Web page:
Of all the plastic we've ever produced, only 9% has been recycled. So what happened to all that plastic you've put in the recycling bin over the years?
Triangle of Mistruths<p>The myth created around plastic recycling has been one of simplicity. We look for the familiar triangle arrows, then pop the waste in the recycling bin so it can be reused.</p><p>But the true purpose of those triangles has been misunderstood by the general public ever since their invention in the 1980s.</p><p>These triangles were actually created by the plastics industry and, according to a report provided to them in July 1993, <a href="https://www.npr.org/transcripts/912150085" target="_blank">were creating "unrealistic expectations"</a> about what could be recycled. But they decided to keep using the codes.</p><p>Which is why many people still believe that these triangular symbols (also known as a <a href="https://sustainablepackaging.org/101-resin-identification-codes/" target="_blank" rel="noopener noreferrer">resin identifier code</a> or RIC) means something is recyclable.</p><p>But according to the American Society for Testing and Materials International (ASTM) – which controls the RIC system – the numbered triangles "<a href="https://www.astm.org/Standards/D7611.htm" target="_blank" rel="noopener noreferrer">are not recycle codes</a>." In fact, they weren't created for the general public at all. They were made for the post-consumer plastic industry.</p><p>In other words, the symbols make it easier to sort the different types of plastics, some of which cannot be recycled – <a href="https://www.ecobin.com.au/understand-recycling-codes/" target="_blank" rel="noopener noreferrer">depending on the recycling facility</a>.</p><p>"Unfortunately, just placing your plastic into the recycling bin doesn't mean it will get recycled," says Lara Camilla Pinho. She is an architect and lecturer at the UWA School of Design who is researching novel uses of plastic waste.</p><p>"The recycling system is complicated and often dictated by market demand. Not all plastic is recyclable. We cannot recycle plastic bags or straws for example."</p>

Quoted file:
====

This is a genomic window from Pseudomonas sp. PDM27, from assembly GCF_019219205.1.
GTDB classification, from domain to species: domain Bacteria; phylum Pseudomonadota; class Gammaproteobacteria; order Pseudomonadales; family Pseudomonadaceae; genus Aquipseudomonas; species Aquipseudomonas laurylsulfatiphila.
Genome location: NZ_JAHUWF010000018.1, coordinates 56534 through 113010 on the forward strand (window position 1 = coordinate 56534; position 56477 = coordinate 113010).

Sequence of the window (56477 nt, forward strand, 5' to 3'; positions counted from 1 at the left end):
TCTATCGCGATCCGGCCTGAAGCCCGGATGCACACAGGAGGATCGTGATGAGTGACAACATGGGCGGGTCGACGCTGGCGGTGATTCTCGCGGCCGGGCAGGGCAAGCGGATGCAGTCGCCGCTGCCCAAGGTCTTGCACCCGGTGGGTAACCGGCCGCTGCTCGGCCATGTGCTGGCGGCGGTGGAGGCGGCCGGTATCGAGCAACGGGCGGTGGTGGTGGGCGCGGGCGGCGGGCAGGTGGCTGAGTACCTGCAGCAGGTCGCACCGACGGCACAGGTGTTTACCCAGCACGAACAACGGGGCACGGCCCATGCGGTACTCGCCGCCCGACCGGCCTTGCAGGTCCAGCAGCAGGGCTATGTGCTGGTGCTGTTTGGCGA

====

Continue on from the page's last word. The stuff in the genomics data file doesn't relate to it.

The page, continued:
Behind the Scenes<p>So, what makes recycling plastics so difficult?</p><p>"Essentially, there are two types of plastics – thermoplastics and thermosets. While thermoplastics can be re-melted and re-molded, thermosets contain cross-linked polymers that cannot be separated meaning they cannot be recycled," says Lara.</p><p>"Even thermoplastics have a limit to the amount of times we can recycle them, as each time they are recycled they downgrade in quality."</p><p>Even when plastics are recyclable, it is <a href="https://www.theguardian.com/environment/2019/oct/13/war-on-plastic-waste-faces-setback-as-cost-of-recycled-material-soars" target="_blank">often more costly</a> than simply making new plastics.</p>
Sugar, Seaweed and Mushrooms<p>If the conventional recycling system isn't working, what else can we do with all the plastic we've created?</p><p>Lara is looking for ways to add value to recycled plastics such as using it in the design and development of architectural products. She hopes to use these architectural products to help underserved communities that are disproportionately affected by plastic waste.</p><p>In addition to recycling, we also need to find ways to reduce our use of virgin petroleum-based plastics.</p><p>Bioplastic is one such product that has been getting a lot of hype over the last few years. And although they're better than petroleum-based plastics, bioplastics also come with their own <a href="https://phys.org/news/2017-12-truth-bioplastics.html" target="_blank">set of challenges</a>.</p><p>"There are already a lot of bio-based alternatives to plastic, such as bagasse – a byproduct of sugar cane processing," says Lara.</p><p><a href="https://blogs.scientificamerican.com/observations/the-mycelium-revolution-is-upon-us/" target="_blank" rel="noopener noreferrer">Mycelium</a>, a type of fungi we most often associate with mushrooms, are also providing an interesting plastic alternative.</p><p>"In the field of architecture, mycelium is starting to be used as an alternative to plastic insulation, but also as compostable packaging and bricks," says Lara.</p><p>"The bricks take around five days to make and are strong, durable, water resistant and compostable at the end of their use."</p><p><a href="https://www.arup.com/news-and-events/hyfi-reinvents-the-brick" target="_blank" rel="noopener noreferrer">Hy-Fi Tower</a>, created by <a href="http://www.thelivingnewyork.com/living_about.html" target="_blank" rel="noopener noreferrer">The Living</a>, is an example of a building made from these bricks.</p><p>And finally, there's seaweed.</p><p>"[Seaweed is] cheap and can reproduce itself quickly without fertilizers. In architecture, there is use for seaweed as an alternative to plastic insulation but also as cladding," says Lara.</p>
More Money, More Problems<p>While all these alternatives are great, the main cause of our plastic dilemma is not scientific or technological, but economic.</p><p>As long as it remains <a href="https://engineering.mit.edu/engage/ask-an-engineer/why-is-it-cheaper-to-make-new-plastic-bottles-than-to-recycle-old-ones/" target="_blank">cheaper to create new plastics</a> from fossil fuels rather than from bioplastics or from recycling, we're going to be stuck with plastic garbage islands floating in our oceans.</p><p>The true cost to our health and our environment has yet to be included in the equation. But once it is, maybe that is when the real shift will happen.</p>